Think global, act local: the ‘Oscars of the art world’ come to Dubai

The world’s first ever Global Art Awards are being held in Dubai in November. Apparently they will “honour outstanding works of artists from across the globe” in 18 visual arts categories from photography to street art via video, installation, “smart phone art” and “bespoke jewellery”.

The Awards will be presented at the Armani Hotel on 17 November 2017, an event that will be attended by “internationally acclaimed artists, critics, art fair directors, and more …” (that’s the press release’s ellipsis, not magpie’s).

According to the blurb, the Global Art Awards “were created to honour and generate public recognition of the achievements and positive contributions of artists, galleries, and art professionals worldwide … Recognising excellence and innovation in art and design”. The goal apparently is to establish these awards as the Oscars of the art world, primarily it seems in terms of the razzmatazz and hype they might generate.

That would certainly account for the choice of the Armani for the awards night, rather than somewhere with a bit more art-world credibility. The judges are an interesting collection, too – “art moguls, business leaders and industry experts” as the bumf says.

The list certainly includes a lot of folk who bring detailed knowledge of the commercial side of art – like José Ignació Ruiz Caparrós, who has a gallery and presides over ANACART, the Spanish National Art Association, which promotes European artists in China; and Cristoph Noe, who runs both LarrysList, an “art market knowledge company” with a database of 3,500 of art collectors, and The Ministry of Art, an art marketing business in Hong Kong.

Then there’s Jean Minguet, head economist at Artprice, which with some justification calls itself “the world leader of art market information”; and Sophie Neuendorf, Director of Gallery Network & Partnerships for artnet, one of the most successful art market hubs – majoring on auctions, running online auctions itself, linking buyers to galleries (Ms Neueundorf also happens to be the daughter of artnet’s founder). Both Artprice and artnet are sponsors of the Global Art Awards.

Another sponsor on the jury is Joobin Bekhrad. He’s the founder and editor of REORIENT, a rather good print magazine that celebrates contemporary Middle Eastern arts and culture with a determinedly non-political non-partisan stance and an impressive roster of lifestyle advertisers.

For art-world credibility there Satoshi Maruhashi, director of the Tokyo International Art Fair; and Daryl Goh, manager of the University of Singapore’s Centre For the Arts, Singapore and founding curator at the NPE Art Residency there (as an art studio and gallery it nurtures and promotes individual artists alongside more strictly commercial activities).

Of course the jury has a couple of local luminaries too. Mahmood Bin Karam Al Fars brings his experience as Sales & Campaign Manager for Abu Dhabi Media and Commercial Director/Media Advisor to the Arab Fashion Council; Ghada Kunash is the interior designer who runs a clutch of decorative art businesses – the Vindemia antiques gallery, Fann À Porter, The Workshop.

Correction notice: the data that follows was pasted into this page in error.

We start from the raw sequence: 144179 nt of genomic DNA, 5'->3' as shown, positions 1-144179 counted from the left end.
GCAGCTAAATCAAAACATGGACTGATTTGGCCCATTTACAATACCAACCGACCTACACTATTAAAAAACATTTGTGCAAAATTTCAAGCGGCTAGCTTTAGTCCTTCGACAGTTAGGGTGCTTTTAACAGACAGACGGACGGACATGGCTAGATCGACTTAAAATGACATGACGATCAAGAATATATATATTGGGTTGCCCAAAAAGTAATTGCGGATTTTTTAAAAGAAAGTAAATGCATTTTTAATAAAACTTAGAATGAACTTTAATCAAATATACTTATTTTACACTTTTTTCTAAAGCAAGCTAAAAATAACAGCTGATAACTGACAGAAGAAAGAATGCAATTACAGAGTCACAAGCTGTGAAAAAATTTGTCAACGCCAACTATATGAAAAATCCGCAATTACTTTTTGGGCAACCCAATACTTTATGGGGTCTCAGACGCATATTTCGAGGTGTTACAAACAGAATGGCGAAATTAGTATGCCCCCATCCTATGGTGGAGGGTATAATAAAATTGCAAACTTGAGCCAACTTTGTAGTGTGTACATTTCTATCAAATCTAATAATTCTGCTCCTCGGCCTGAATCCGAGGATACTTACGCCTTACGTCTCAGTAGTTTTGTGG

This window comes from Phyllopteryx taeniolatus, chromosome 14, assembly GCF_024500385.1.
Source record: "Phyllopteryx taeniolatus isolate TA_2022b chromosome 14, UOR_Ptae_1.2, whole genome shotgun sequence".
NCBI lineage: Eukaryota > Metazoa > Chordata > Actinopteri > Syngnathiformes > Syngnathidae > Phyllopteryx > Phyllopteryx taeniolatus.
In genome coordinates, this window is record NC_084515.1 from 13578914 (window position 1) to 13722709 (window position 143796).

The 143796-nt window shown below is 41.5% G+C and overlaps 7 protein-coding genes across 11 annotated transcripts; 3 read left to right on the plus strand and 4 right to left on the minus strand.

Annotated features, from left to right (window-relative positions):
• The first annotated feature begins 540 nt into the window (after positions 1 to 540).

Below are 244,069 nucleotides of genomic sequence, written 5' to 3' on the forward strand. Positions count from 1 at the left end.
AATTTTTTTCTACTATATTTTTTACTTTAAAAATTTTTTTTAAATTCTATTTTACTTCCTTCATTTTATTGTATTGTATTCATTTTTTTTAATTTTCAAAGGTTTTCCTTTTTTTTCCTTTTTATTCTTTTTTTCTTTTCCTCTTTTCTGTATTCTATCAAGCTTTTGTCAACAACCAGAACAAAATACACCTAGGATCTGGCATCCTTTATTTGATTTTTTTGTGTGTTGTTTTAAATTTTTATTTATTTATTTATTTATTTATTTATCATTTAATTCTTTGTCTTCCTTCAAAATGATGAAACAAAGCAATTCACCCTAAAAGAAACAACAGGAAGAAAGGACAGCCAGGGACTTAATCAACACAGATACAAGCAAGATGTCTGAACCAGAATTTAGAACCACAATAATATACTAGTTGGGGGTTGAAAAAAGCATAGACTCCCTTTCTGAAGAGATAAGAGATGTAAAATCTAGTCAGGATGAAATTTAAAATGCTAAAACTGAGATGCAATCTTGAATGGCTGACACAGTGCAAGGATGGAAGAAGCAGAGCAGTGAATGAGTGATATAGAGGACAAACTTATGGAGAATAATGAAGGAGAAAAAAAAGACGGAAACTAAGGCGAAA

You may gather from this list that a penchant for indepth art criticism is not a major prerequisite – not that these individuals aren’t capable of being critical, just that there’s nobody on the jury whose main business is assessing the quality of art rather than say its market appeal.

In a somewhat spurious nod to regional sensibilities and to encourage local enthusiasm, no fewer than five of the 18 available categories are specifically for Middle Eastern candidates (one of them fine-targeted further as “Best Emirati Award”). That calls into question just how global the Global Art Awards are; there’s no other geographical differentiation in there.

The nomination process isn’t exactly geared to artistic merit either. The jury doesn’t have any role in proposing art or artists for consideration; it seems that artists themselves (or their galleries, or PR people, or other representatives) complete the form and pay the fee of $125 per category.

Mind you, you don’t have to stop there; the registration form also includes a menu of optional extra services “to enhance your nomination” – social media posts, a “press release feature”, and so on. Your single entry, enhanced to the max, could cost you $950.

Nominated artists will be shown in a gallery on the website (not sure how this works for categories like Street Art, Video or Installations) and is open to a public vote. Given the lack of publicity so far, the public aren’t exactly engaged at the moment; but somehow the jury will find 100 top-voted artists to find their award finalists. We’re told that there will be around 180 nominees, so it shouldn’t be too difficult to discard 80 of them.

Award winners get a trophy but there’s no mention of a monetary prize – apart from a line in a press release about a ‘best of the best’ award: “the Global Art Awards will also honour one artist with the coveted title The Ultimate Best Global Artist of 2017, with this winner taking a cash prize fund”. No word on the size of the cash prize.

Neither nominees nor finalists are automatically invited to attend the Gala Awards Ceremony, of course. That’s another $500 per seat (but it does include a welcome cocktail, a three-course Armani dinner, and the after party till 2:30am).

Information and application details here.

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